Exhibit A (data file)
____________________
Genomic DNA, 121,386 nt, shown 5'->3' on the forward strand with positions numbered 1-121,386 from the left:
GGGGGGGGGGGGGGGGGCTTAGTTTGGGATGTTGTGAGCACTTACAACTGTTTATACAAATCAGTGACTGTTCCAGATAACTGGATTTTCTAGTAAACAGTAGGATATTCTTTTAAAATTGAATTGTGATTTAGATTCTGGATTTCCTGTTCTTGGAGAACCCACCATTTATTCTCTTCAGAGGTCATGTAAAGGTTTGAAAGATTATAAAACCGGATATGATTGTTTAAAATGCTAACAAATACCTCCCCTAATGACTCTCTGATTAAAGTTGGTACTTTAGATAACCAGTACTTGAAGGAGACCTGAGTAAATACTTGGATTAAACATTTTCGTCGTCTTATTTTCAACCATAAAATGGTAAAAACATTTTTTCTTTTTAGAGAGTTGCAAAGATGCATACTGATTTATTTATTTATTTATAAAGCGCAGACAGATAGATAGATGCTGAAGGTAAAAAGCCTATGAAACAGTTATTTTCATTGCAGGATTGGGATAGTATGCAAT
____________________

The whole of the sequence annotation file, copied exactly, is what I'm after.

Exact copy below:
Genomic DNA, 121,386 nt, shown 5'->3' on the forward strand with positions numbered 1-121,386 from the left:
GGGGGGGGGGGGGGGGGCTTAGTTTGGGATGTTGTGAGCACTTACAACTGTTTATACAAATCAGTGACTGTTCCAGATAACTGGATTTTCTAGTAAACAGTAGGATATTCTTTTAAAATTGAATTGTGATTTAGATTCTGGATTTCCTGTTCTTGGAGAACCCACCATTTATTCTCTTCAGAGGTCATGTAAAGGTTTGAAAGATTATAAAACCGGATATGATTGTTTAAAATGCTAACAAATACCTCCCCTAATGACTCTCTGATTAAAGTTGGTACTTTAGATAACCAGTACTTGAAGGAGACCTGAGTAAATACTTGGATTAAACATTTTCGTCGTCTTATTTTCAACCATAAAATGGTAAAAACATTTTTTCTTTTTAGAGAGTTGCAAAGATGCATACTGATTTATTTATTTATTTATAAAGCGCAGACAGATAGATAGATGCTGAAGGTAAAAAGCCTATGAAACAGTTATTTTCATTGCAGGATTGGGATAGTATGCAAT